On their fourth album the duo of Alexander Tucker and Daniel O’Sullivan reach for their most accessible works yet, though true to their style, they do it by utilizing abstract means and experimental textures that come together catchy on the whole. Blending circular rhythms, bowed strings, eastern instruments, and dense atmospheres, they take an ostensibly drone driven palette and work together songs that seem simple but unfold into loose and winding synth pop gems that could easily double as Eastern psych-pop if you strip away the vocals. Those vocal are an integral part of their aesthetic though. Both Tucker and O’Sullivan deliver in somber tones that convey a sadness that oftentimes mask the songs’ more uplifting lyrics.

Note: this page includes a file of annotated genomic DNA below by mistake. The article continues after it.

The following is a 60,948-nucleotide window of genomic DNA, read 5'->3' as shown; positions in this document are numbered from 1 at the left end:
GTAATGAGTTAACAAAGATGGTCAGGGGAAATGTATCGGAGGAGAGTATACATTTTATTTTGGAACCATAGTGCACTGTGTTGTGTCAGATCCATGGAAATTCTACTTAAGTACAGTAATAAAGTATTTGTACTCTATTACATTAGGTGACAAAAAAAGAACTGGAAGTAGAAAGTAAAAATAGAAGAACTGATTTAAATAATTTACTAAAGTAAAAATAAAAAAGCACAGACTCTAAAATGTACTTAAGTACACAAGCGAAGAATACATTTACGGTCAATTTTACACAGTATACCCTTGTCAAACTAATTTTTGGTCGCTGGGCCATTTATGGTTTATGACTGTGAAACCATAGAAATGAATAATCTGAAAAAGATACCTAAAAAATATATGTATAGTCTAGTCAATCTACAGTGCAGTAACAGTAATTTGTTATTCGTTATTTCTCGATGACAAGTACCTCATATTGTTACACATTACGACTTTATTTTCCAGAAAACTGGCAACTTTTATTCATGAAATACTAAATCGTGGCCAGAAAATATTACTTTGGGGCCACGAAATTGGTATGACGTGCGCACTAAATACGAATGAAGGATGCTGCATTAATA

The duo rope in some good company to bring the assist on Furfour, This Heat’s Charles Bullen and Isobel Sollenberger from Bardo Pond both join the band on a few tracks, adding their shading to the mix, which shares much in common with Arthur Russell or Depeche Mode gone far more experimental in their instrumental efforts. The textures, layers and rainy day demeanor seem perfect for those who’ve sought to hide away behind heavy curtains and in darkened corners of the house. For every lighthearted moment like “Acid Ali Khan,” there’s two more that up the tension. Most notably this peaks on album standout “Suneaters,” a pounding track with ominous vibes that closes out the album on an air of dread. They find similar moments of menace on “Silent Plans/Black Egg” and weave spoken word bits that lean to the sci-fi and spiritual, adding a bent of countercultural occult to the album. Furfour elevates itself above mere synthpop and into an album of balanced light and dark, heavy and frothy, catchy and abstract. Its the band doing what they do best, polishing it to a high gloss sheen that’s bittersweet and comforting in its embrace.
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